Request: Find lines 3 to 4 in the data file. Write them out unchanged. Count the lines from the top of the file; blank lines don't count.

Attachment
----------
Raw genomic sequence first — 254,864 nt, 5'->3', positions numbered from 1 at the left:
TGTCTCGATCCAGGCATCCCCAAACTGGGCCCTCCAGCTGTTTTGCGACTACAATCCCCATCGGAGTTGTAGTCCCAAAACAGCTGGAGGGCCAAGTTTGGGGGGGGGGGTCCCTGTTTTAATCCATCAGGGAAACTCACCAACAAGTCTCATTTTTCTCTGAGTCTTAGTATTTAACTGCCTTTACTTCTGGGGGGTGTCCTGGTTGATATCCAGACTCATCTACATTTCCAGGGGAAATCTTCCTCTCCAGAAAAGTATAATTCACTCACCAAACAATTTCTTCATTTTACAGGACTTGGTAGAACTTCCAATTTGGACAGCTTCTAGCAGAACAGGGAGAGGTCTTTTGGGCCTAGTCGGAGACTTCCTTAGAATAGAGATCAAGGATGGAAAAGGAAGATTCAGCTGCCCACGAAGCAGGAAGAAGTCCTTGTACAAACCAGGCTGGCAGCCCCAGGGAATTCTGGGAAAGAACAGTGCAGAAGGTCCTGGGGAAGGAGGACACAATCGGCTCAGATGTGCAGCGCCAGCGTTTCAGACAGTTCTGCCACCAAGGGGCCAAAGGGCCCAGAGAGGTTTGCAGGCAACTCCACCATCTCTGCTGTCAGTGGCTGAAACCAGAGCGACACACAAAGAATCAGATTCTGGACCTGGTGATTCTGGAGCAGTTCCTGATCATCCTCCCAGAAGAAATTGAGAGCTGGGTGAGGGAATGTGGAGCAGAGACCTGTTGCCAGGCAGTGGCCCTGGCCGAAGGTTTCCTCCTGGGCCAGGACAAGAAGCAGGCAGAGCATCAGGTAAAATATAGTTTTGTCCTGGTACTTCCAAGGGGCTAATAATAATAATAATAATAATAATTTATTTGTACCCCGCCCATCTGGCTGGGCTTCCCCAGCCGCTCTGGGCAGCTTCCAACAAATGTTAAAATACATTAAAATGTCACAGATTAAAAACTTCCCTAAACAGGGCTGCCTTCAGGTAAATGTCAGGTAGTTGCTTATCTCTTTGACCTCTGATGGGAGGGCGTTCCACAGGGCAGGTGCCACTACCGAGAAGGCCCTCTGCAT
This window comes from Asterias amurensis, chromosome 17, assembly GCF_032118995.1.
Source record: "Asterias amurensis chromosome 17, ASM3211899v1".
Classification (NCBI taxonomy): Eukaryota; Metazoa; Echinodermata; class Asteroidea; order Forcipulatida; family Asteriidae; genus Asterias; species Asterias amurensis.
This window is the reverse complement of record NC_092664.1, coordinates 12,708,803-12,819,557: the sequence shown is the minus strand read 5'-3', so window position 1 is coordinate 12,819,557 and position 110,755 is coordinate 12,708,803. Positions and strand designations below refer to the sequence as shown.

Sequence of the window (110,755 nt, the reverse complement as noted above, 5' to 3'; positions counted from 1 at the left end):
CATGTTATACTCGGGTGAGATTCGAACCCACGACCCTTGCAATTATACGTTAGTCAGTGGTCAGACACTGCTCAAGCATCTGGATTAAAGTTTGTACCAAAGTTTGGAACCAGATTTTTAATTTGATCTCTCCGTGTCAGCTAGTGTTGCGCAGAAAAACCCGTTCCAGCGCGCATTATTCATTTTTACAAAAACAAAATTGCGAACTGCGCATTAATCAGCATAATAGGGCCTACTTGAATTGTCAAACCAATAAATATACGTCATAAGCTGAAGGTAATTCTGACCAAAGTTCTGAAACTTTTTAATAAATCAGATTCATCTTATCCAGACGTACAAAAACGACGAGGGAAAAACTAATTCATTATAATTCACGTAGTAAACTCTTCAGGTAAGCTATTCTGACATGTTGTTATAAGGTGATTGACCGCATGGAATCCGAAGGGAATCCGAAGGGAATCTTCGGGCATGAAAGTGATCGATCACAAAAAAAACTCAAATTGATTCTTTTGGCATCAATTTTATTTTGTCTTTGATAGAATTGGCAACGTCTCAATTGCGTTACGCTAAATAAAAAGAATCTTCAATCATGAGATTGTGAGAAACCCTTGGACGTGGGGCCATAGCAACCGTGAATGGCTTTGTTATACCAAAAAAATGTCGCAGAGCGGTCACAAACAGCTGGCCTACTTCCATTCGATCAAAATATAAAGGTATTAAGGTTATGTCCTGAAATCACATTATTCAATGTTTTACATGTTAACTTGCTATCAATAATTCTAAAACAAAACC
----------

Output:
This window comes from Asterias amurensis, chromosome 17, assembly GCF_032118995.1.
Source record: "Asterias amurensis chromosome 17, ASM3211899v1".